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Stuckey recognized for Exceptional Moments in Teaching

Heather Stuckey, associate professor of medicine, humanities and public health sciences at Penn State College of Medicine, is featured for September in the “Exceptional Moments in Teaching” program.

“Dr. Heather Stuckey is the best facilitator I could have asked for as a first-year medical student,” wrote a current student. “She facilitated my humanities small group and made it a space filled with rich discussion, support and care. Our group was able to get to know each other on deep, personal levels, and all felt comfortable sharing thanks to Dr. Stuckey’s warm energy and loving spirit. She encouraged us to practice curiosity and challenged us to open up in ways that other facilitators have not.

“I am thankful for Dr. Stuckey’s methods of teaching, for the way she guides and supports her students as we shape our own discussions and question our previous notions. I appreciate her vulnerability with our small group and the safe space she created to allow all of us to practice vulnerability as we explored the humanistic side of medicine. When I reflect on positive experiences during my first year at Penn State and think about our dedicated, caring faculty, she is one of the first people who comes to mind.”

Stuckey’s expertise is in qualitative research and mixed methods, generally leading to interventions to improve diabetes management and psychosocial outcomes. She was lead qualitative investigator for the Diabetes Attitudes, Wishes and Needs study to identify psychosocial needs of people with diabetes, health care providers and family members around the world. Stuckey is extending that research to the United Kingdom where she is studying the interaction of severe mental illness with chronic disease. She currently holds an NIDDK DP3 grant to analyze patient blog use and provider perceptions to identify barriers and facilitators to self-management.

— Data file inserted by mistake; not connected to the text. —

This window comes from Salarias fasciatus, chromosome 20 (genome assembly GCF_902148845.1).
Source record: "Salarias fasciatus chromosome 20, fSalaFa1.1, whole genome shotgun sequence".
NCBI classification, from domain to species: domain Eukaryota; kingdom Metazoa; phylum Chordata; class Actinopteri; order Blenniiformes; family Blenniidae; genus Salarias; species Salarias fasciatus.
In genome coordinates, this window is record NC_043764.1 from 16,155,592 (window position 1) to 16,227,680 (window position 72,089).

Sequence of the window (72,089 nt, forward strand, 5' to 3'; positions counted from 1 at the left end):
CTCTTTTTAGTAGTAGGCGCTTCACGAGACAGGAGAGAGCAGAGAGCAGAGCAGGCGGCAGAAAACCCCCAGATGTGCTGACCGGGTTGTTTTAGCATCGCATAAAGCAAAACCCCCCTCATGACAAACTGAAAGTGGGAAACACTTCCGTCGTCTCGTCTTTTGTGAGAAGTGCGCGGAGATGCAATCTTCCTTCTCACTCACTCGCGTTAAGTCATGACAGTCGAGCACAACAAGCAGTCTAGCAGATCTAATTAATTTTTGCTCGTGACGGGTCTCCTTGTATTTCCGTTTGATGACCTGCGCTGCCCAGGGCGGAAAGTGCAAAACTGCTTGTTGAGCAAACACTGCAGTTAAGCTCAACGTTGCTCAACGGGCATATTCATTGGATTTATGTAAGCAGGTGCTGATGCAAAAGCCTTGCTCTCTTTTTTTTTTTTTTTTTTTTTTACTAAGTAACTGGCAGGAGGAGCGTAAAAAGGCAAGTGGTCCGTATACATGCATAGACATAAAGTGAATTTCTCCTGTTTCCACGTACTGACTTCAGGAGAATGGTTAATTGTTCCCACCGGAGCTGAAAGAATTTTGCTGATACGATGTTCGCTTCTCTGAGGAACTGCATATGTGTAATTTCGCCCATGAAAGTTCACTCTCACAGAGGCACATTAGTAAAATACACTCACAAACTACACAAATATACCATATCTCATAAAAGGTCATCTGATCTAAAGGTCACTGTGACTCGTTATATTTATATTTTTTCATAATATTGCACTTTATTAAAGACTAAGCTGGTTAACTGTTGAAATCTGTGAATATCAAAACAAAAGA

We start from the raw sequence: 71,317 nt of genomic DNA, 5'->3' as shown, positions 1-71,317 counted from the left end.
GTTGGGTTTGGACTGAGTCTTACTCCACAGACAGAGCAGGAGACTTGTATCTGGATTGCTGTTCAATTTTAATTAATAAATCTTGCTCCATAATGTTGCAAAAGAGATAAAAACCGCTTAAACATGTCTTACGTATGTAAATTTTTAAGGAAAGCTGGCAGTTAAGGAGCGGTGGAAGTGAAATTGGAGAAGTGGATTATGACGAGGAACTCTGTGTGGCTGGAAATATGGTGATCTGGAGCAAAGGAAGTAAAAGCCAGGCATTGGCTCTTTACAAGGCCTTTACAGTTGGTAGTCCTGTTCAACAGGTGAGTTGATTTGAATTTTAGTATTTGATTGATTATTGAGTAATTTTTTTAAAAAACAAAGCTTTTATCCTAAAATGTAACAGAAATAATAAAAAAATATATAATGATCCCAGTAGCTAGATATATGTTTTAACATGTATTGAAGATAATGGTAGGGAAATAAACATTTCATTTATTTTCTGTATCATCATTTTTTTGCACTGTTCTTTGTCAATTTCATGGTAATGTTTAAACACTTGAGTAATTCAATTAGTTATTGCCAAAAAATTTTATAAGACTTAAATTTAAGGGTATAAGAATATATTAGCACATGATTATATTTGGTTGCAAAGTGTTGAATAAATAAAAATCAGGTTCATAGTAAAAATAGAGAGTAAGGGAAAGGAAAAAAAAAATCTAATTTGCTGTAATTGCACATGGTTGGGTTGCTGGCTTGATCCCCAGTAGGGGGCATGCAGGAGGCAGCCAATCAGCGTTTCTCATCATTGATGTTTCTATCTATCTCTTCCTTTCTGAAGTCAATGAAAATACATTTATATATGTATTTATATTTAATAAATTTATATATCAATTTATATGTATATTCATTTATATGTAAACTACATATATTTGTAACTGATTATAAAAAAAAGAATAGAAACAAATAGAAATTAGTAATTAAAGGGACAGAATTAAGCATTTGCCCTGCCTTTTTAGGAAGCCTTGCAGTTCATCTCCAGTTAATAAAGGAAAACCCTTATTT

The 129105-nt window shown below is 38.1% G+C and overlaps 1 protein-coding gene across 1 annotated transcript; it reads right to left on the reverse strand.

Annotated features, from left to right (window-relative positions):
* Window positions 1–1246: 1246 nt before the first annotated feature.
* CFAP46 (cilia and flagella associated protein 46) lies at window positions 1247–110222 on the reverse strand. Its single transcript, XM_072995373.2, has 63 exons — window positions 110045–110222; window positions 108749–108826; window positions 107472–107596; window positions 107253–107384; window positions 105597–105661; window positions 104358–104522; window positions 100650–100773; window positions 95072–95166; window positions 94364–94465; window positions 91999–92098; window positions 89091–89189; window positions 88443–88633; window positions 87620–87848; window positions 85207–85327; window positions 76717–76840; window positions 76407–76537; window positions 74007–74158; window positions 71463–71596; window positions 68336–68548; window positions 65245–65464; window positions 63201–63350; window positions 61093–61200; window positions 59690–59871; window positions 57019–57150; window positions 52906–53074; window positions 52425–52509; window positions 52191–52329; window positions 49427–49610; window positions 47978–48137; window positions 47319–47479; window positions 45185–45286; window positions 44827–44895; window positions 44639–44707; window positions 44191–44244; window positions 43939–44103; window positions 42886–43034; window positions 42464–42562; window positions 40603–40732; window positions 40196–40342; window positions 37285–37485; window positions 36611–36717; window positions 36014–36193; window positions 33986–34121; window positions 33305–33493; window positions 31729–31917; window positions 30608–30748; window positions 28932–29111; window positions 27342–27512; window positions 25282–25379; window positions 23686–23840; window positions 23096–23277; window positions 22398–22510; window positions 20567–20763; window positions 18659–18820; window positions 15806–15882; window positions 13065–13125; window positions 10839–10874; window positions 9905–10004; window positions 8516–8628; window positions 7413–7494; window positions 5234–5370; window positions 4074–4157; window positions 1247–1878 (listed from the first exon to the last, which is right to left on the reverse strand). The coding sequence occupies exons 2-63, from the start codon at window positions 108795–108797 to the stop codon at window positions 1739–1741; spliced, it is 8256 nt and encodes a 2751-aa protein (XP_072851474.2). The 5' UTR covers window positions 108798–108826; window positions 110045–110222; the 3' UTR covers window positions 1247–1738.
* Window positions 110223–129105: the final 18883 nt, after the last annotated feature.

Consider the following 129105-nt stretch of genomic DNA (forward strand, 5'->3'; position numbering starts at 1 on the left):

Stuckey works on other funded opportunities, all related to researching quality of life and pathways to improvement in living with chronic disease. She is also director of research for the Foundation for Art and Healing and has a strong research focus on determining strategies for incorporating the arts into the patient experience. In addition, she teaches in public health sciences, both in qualitative and mixed-methods research, and works with first-year medical students in humanities and systems courses.

Penn State College of Medicine’s Office for a Respectful Learning Environment recognizes exceptional faculty members with the monthly “Exceptional Moments in Teaching” program. College of Medicine students are invited to submit narratives about faculty members, residents, nurses or any other educators who challenge them and provide an exceptional learning experience. Click here for the nomination form.

The Office for a Respectful Learning Environment fosters an educational community at Penn State College of Medicine in which all learners and educators feel supported, challenged, valued and respected. It serves all learners at the College of Medicine: medical students, graduate students, physician assistant students, residents and fellows.

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